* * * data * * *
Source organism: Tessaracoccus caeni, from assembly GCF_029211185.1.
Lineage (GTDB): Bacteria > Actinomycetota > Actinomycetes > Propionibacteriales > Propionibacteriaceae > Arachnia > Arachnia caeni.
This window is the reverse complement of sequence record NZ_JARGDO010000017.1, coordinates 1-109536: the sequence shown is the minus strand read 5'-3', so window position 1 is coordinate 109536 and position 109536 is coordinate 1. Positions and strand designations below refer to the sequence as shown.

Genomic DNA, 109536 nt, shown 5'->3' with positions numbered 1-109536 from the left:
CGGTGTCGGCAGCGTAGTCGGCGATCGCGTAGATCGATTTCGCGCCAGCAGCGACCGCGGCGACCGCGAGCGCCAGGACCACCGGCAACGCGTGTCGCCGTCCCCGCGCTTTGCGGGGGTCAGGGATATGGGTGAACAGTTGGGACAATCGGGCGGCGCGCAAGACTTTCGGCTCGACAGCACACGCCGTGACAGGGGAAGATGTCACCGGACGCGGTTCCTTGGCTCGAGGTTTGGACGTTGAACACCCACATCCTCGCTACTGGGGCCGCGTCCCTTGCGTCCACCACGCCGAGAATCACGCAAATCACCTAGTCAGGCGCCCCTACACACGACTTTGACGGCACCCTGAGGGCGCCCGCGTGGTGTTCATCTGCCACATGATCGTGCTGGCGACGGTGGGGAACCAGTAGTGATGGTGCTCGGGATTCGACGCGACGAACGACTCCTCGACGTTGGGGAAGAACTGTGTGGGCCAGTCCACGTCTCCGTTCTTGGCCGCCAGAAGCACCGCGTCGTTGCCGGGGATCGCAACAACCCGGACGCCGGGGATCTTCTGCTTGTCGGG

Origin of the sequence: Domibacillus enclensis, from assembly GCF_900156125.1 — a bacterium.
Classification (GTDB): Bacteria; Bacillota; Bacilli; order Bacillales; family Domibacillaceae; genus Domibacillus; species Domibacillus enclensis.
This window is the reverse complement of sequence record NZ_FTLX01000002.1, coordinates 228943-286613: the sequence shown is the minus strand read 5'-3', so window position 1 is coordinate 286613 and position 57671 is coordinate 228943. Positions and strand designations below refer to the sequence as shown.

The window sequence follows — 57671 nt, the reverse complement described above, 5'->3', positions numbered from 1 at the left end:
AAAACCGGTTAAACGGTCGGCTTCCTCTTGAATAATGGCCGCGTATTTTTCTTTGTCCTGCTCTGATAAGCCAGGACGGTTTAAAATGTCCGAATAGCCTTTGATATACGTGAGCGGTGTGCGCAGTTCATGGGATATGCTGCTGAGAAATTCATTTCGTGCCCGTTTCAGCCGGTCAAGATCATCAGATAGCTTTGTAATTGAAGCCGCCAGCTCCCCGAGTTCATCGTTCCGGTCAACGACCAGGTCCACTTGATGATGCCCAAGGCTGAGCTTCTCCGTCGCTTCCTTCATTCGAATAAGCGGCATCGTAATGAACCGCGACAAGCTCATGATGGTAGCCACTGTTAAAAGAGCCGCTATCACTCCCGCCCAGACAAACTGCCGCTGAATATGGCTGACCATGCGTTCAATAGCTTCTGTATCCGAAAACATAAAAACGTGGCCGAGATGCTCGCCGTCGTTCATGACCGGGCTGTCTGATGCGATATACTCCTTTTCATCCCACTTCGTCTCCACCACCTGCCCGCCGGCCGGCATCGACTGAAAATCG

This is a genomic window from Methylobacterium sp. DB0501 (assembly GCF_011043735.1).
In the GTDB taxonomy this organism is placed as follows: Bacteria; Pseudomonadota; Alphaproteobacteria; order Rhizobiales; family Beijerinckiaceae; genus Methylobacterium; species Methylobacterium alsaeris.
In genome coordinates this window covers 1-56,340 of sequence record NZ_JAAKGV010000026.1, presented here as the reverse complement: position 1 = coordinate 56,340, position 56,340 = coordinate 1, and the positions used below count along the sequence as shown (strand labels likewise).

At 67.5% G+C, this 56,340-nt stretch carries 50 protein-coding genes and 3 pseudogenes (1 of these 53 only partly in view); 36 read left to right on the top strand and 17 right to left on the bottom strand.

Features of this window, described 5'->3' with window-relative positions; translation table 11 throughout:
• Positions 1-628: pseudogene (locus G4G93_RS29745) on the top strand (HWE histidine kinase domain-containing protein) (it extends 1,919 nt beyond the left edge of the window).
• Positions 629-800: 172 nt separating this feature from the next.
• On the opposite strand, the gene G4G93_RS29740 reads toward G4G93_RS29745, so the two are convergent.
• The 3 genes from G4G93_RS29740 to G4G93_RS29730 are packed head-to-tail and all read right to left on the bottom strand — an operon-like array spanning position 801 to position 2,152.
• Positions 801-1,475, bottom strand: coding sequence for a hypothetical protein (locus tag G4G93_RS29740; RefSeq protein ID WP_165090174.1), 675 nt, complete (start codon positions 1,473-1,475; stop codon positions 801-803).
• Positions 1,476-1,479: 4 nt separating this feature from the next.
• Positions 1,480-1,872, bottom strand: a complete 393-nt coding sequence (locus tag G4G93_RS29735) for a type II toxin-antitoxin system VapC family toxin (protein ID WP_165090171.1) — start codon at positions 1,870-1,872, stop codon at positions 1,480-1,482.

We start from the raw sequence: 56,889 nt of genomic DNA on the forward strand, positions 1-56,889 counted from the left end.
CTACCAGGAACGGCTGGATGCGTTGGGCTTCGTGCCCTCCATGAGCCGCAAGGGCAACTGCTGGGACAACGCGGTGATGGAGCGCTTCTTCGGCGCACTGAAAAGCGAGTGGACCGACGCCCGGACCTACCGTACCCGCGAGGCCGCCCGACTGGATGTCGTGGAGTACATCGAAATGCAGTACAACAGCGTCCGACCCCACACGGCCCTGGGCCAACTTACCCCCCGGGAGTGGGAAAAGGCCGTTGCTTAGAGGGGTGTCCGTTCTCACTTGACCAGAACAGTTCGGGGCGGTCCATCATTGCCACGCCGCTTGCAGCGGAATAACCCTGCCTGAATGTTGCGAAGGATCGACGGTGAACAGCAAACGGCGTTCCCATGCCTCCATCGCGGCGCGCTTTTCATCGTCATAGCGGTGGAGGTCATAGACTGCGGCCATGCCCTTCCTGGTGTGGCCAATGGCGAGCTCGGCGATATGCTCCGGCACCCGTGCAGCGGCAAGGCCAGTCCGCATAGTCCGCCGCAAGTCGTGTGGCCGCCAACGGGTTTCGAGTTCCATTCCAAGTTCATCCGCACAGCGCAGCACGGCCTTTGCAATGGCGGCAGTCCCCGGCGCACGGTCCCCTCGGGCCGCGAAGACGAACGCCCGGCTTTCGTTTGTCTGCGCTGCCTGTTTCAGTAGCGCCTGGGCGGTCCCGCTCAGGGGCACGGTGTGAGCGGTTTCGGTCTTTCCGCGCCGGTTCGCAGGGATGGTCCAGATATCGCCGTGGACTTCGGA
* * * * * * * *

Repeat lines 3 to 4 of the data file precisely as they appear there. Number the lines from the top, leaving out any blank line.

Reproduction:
This window is the reverse complement of sequence record NZ_JARGDO010000017.1, coordinates 1-109536: the sequence shown is the minus strand read 5'-3', so window position 1 is coordinate 109536 and position 109536 is coordinate 1. Positions and strand designations below refer to the sequence as shown.

Genomic DNA, 109536 nt, shown 5'->3' with positions numbered 1-109536 from the left: